Behind the goals in the South Stand, there is a safe section that sells out almost immediately. In the height of summer, water is sprayed on fans to cool them down. Ulsan's supporters make a lot of noise but one downside to standing or sitting here is you can only see the odd, squashed TV screen on the north end. Tickets start at ₩14,000.

Fans (including the away fans) in the North Stand have the best view of the scoreboard.
Away fans are housed in the North-West corner. The North Stand has a perfect view of the stadium's main TV and much quicker access to taxis and buses after the game, as the main road to the KTX Station and downtown passes to the north. Tickets start at ₩14,000.


There are plenty of small stores, inside and outside the stadium, to buy merchandise. The selection of casual wear is, in my opinion, really disappointing, but that's not unique to Ulsan. Most fans wear jerseys but, if like me, you just want to get a cheap t-shirt with the club's name or logo on the front, you're out of luck. Even scarves will cost up to ₩30,000.

Jerseys and scarves were sold behind the East Stand.


Food trucks are a feature at grounds up and down the country. Inside, you can buy chicken and other snacks like ramen at the circular stores that sell beer. The queues are very, very long so be prepared. The best time to get food, beer, or soft drinks is about 15 minutes before halftime. You might miss a goal.....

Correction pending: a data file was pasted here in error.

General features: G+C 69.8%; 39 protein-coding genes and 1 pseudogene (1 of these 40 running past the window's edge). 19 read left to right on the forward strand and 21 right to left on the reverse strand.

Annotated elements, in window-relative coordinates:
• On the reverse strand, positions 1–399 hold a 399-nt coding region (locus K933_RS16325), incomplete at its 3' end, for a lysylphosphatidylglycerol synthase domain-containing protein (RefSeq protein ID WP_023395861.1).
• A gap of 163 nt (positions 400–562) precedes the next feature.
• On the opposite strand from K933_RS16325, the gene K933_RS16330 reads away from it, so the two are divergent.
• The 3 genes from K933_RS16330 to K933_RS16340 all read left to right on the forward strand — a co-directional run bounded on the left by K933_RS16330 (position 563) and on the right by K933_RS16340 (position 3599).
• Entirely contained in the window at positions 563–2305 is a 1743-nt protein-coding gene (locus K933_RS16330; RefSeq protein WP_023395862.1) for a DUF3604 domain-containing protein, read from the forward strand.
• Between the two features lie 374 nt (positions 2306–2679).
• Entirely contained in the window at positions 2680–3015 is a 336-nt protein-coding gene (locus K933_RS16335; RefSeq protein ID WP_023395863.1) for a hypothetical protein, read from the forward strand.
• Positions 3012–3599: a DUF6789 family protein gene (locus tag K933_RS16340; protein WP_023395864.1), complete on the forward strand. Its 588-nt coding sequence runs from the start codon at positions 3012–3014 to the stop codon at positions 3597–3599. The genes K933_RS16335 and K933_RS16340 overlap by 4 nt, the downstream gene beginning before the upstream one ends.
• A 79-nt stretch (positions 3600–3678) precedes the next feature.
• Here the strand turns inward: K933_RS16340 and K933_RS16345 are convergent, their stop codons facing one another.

The only image I got of a store inside Munsu, and it isn't very helpful.


2022 was the year of the Tiger, and Munsu sold the Singaporean beer as the Tigers went on to win their first title in nearly two decades. This season, however, despite Tiger adverts splashed across various parts of the stadium, Heineken was everywhere. Staff will make a half-hearted plea to pour your beer into a plastic cup, but they're normally so busy, they just let you walk off.

Back-to-back champs?

Post game:

Munsu Stadium has a tour option for ₩10,000. You can buy tickets on the ground or from Ticketlink. The tour starts in the West Stand.

Finally, if you are planning to visit this stadium or any others in Korea, and haven't already done so, please download the Futbology app. It is a great way to find information about stadiums and keep track of all the teams and grounds you have visited.